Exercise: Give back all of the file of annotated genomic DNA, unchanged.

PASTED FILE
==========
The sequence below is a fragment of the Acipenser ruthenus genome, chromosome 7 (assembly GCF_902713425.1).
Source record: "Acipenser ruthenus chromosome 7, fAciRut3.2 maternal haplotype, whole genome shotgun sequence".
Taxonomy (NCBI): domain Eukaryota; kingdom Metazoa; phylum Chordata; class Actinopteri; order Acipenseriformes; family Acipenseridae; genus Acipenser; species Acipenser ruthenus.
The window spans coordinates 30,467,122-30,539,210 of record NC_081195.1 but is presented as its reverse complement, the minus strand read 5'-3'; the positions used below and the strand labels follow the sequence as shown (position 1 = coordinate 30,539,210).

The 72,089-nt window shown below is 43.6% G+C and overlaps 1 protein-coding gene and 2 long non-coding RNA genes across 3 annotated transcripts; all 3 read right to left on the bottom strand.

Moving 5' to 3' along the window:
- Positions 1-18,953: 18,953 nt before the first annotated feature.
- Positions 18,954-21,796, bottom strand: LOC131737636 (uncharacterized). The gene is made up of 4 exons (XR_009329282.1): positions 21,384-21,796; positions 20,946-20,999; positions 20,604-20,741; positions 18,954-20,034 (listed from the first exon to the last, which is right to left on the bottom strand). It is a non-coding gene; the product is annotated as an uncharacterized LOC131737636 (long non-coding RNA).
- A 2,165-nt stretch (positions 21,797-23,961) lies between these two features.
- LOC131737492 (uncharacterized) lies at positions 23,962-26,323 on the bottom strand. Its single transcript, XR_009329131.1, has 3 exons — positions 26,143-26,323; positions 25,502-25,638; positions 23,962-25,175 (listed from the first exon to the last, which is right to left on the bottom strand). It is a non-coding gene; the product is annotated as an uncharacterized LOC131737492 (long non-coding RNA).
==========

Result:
The sequence below is a fragment of the Acipenser ruthenus genome, chromosome 7 (assembly GCF_902713425.1).
Source record: "Acipenser ruthenus chromosome 7, fAciRut3.2 maternal haplotype, whole genome shotgun sequence".
Taxonomy (NCBI): domain Eukaryota; kingdom Metazoa; phylum Chordata; class Actinopteri; order Acipenseriformes; family Acipenseridae; genus Acipenser; species Acipenser ruthenus.
The window spans coordinates 30,467,122-30,539,210 of record NC_081195.1 but is presented as its reverse complement, the minus strand read 5'-3'; the positions used below and the strand labels follow the sequence as shown (position 1 = coordinate 30,539,210).

The 72,089-nt window shown below is 43.6% G+C and overlaps 1 protein-coding gene and 2 long non-coding RNA genes across 3 annotated transcripts; all 3 read right to left on the bottom strand.

Moving 5' to 3' along the window:
- Positions 1-18,953: 18,953 nt before the first annotated feature.
- Positions 18,954-21,796, bottom strand: LOC131737636 (uncharacterized). The gene is made up of 4 exons (XR_009329282.1): positions 21,384-21,796; positions 20,946-20,999; positions 20,604-20,741; positions 18,954-20,034 (listed from the first exon to the last, which is right to left on the bottom strand). It is a non-coding gene; the product is annotated as an uncharacterized LOC131737636 (long non-coding RNA).
- A 2,165-nt stretch (positions 21,797-23,961) lies between these two features.
- LOC131737492 (uncharacterized) lies at positions 23,962-26,323 on the bottom strand. Its single transcript, XR_009329131.1, has 3 exons — positions 26,143-26,323; positions 25,502-25,638; positions 23,962-25,175 (listed from the first exon to the last, which is right to left on the bottom strand). It is a non-coding gene; the product is annotated as an uncharacterized LOC131737492 (long non-coding RNA).